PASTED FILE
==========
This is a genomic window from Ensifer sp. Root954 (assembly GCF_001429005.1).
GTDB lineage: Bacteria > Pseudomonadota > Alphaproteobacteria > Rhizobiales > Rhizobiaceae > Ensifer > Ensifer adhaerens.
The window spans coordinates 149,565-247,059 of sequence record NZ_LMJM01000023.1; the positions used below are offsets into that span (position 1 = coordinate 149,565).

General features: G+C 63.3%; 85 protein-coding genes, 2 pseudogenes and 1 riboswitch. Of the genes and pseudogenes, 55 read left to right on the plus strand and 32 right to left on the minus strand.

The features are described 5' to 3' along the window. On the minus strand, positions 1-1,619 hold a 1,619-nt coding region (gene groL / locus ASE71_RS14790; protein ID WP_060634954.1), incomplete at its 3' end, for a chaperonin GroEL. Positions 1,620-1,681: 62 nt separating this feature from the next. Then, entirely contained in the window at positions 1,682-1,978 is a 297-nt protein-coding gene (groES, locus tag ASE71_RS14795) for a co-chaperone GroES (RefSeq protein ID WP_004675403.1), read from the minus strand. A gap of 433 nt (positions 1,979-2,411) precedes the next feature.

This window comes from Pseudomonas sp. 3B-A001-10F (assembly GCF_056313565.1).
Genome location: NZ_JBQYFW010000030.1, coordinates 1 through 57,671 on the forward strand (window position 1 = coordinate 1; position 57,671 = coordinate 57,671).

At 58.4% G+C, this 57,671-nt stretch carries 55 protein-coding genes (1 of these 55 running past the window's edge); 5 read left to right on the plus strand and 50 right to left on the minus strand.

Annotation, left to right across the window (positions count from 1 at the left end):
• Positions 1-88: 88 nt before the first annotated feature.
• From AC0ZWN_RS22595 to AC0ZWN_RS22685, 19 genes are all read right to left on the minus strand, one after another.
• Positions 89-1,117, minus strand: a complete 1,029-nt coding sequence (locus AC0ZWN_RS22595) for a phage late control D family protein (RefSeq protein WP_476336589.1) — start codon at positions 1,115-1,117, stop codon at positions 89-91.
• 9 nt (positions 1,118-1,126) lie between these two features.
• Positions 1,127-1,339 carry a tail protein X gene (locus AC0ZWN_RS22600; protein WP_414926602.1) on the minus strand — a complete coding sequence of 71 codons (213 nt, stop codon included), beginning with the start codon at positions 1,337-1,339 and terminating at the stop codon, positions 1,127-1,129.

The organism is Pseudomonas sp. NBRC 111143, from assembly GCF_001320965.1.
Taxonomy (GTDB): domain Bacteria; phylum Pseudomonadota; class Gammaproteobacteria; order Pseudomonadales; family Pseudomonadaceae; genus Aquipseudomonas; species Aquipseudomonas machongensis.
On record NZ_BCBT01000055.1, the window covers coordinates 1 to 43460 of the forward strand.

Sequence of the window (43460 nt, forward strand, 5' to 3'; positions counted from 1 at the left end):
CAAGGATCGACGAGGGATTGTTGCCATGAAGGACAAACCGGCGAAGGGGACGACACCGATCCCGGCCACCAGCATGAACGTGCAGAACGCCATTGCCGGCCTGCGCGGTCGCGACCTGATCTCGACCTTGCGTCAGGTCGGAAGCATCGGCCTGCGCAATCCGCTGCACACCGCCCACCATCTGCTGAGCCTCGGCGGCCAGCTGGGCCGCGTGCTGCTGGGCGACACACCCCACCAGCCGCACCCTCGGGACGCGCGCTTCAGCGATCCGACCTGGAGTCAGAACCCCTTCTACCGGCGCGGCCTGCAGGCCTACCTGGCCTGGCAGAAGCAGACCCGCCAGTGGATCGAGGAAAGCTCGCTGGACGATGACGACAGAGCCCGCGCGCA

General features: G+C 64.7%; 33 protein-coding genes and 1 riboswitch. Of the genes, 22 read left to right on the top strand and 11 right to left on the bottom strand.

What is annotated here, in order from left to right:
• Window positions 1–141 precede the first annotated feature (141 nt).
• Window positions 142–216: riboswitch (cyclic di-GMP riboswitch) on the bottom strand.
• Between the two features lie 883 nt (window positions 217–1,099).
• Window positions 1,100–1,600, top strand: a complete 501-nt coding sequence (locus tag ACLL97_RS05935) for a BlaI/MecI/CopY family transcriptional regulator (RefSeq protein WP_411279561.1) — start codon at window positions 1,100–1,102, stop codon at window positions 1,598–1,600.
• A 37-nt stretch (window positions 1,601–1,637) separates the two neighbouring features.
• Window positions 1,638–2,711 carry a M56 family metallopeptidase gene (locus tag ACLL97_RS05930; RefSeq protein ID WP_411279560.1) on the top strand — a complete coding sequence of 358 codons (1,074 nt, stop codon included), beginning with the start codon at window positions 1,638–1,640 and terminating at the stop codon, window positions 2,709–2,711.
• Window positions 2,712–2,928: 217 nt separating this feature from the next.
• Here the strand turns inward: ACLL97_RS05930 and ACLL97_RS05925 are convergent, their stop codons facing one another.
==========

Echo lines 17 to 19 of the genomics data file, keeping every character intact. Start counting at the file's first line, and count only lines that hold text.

On record NZ_BCBT01000055.1, the window covers coordinates 1 to 43460 of the forward strand.

Sequence of the window (43460 nt, forward strand, 5' to 3'; positions counted from 1 at the left end):
CAAGGATCGACGAGGGATTGTTGCCATGAAGGACAAACCGGCGAAGGGGACGACACCGATCCCGGCCACCAGCATGAACGTGCAGAACGCCATTGCCGGCCTGCGCGGTCGCGACCTGATCTCGACCTTGCGTCAGGTCGGAAGCATCGGCCTGCGCAATCCGCTGCACACCGCCCACCATCTGCTGAGCCTCGGCGGCCAGCTGGGCCGCGTGCTGCTGGGCGACACACCCCACCAGCCGCACCCTCGGGACGCGCGCTTCAGCGATCCGACCTGGAGTCAGAACCCCTTCTACCGGCGCGGCCTGCAGGCCTACCTGGCCTGGCAGAAGCAGACCCGCCAGTGGATCGAGGAAAGCTCGCTGGACGATGACGACAGAGCCCGCGCGCA